History can be measured in years or in feet. It can speak to us through the height of ceilings in old buildings, the depth of archaeological digs, the breadth of empires and the length of cannon barrels.
A week into our English travels, Pamelia and I are standing 12 feet—or 2,000 years—below modern street level in the city of Bath. We are touring the ancient Roman baths. The stone floor beneath us lay at street level during the Roman Empire, but then the empire collapsed and for more than 1,000 years the baths were buried deeper and deeper under layers of new building. The baths didn't sink; 12 feet of medieval and early modern world simply rose on top of them. The once-sacred pools were largely forgotten until one day in the late 1800s, when a Bath resident found water in his basement, complained to authorities, and inadvertently launched the dig that unearthed the baths and eventually turned this city into a spa-centric tourist attraction.
Pamelia and I are here in England to relax, explore, lay groundwork for Sports Illustrated's 2012 London Olympic coverage and do research for future editions of The Naturalist's Notebook. We are bouncing between London and Bath, with side trips to spots such as the rustic Watermill Theatre, where we attended a lecture by one of our favorite naturalists, Mark Carwardine. We've spent many hours at the British Museum of Natural History and the Royal Geographic Society, where we attended the world travel-guide awards ceremony put on by Wanderlust magazine and featuring one of our favorite authors, Bill Bryson.
Pamelia lived in England as a child and I've spent three or four months in the British Isles over the last 30 years, so we feel at home on this side of the Atlantic. We could probably spend three or four months just in the London's Museum of Natural History and its Darwin Centre, but I'll save any discussion of our visits there for a blog later in the trip.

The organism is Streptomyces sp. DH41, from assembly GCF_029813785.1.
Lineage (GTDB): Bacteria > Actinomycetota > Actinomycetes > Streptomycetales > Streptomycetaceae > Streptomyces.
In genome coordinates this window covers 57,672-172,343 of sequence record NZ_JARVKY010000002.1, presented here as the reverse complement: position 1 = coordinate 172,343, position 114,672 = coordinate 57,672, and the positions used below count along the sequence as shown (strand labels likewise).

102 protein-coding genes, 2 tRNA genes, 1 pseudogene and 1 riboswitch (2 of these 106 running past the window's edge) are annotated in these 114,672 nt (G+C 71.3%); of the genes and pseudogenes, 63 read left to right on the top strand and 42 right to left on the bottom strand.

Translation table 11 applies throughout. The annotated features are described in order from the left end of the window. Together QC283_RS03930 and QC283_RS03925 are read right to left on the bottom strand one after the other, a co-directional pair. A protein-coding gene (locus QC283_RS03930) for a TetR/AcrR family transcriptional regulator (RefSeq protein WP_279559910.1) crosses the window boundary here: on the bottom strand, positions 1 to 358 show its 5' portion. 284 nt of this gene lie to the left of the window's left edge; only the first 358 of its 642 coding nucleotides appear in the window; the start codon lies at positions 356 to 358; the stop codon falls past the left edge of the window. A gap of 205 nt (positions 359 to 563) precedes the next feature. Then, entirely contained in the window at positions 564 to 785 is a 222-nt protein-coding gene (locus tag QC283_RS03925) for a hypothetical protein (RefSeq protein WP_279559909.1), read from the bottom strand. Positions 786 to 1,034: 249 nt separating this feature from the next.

Bryson, one of the most entertaining travel writers of our era, has noted how acute our senses become when we're traveling. We pay more attention to street signs and people's clothing and the types of flowers growing in window boxes. I have enjoyed sitting at breakfast at our hotel watching diners dig into blood sausage and toast heaped high with baked beans. At the local supermarket (an enlightening stop in any foreign city) we noticed that eggs were sold unrefrigerated (with the breed of hen listed on each carton) and that soda shelves included a number of drinks made from botanical ingredients such as dandelions, burdock root and elderflowers.
In a future post I'll show you some of the unusual waterfowl and other natural sights we've seen... and let you in on a few British secrets. My computer has been acting up lately, so I better get this posted before I lose it.
I'm pasting in below a link to a video of the song Solsbury Hill by Peter Gabriel, simply because we yesterday we passed Solsbury Hill, which overlooks Bath. Gabriel has lived in the area for portions of his life.
Thanks (And Stay Tuned)
The Naturalist's Notebook is now closed for the season, though we hope to open for a couple of Saturdays right after Thanksgiving for anyone who wants to holiday shop. Give us a call if you have any special requests. And keep reading the blog—it has no off-season!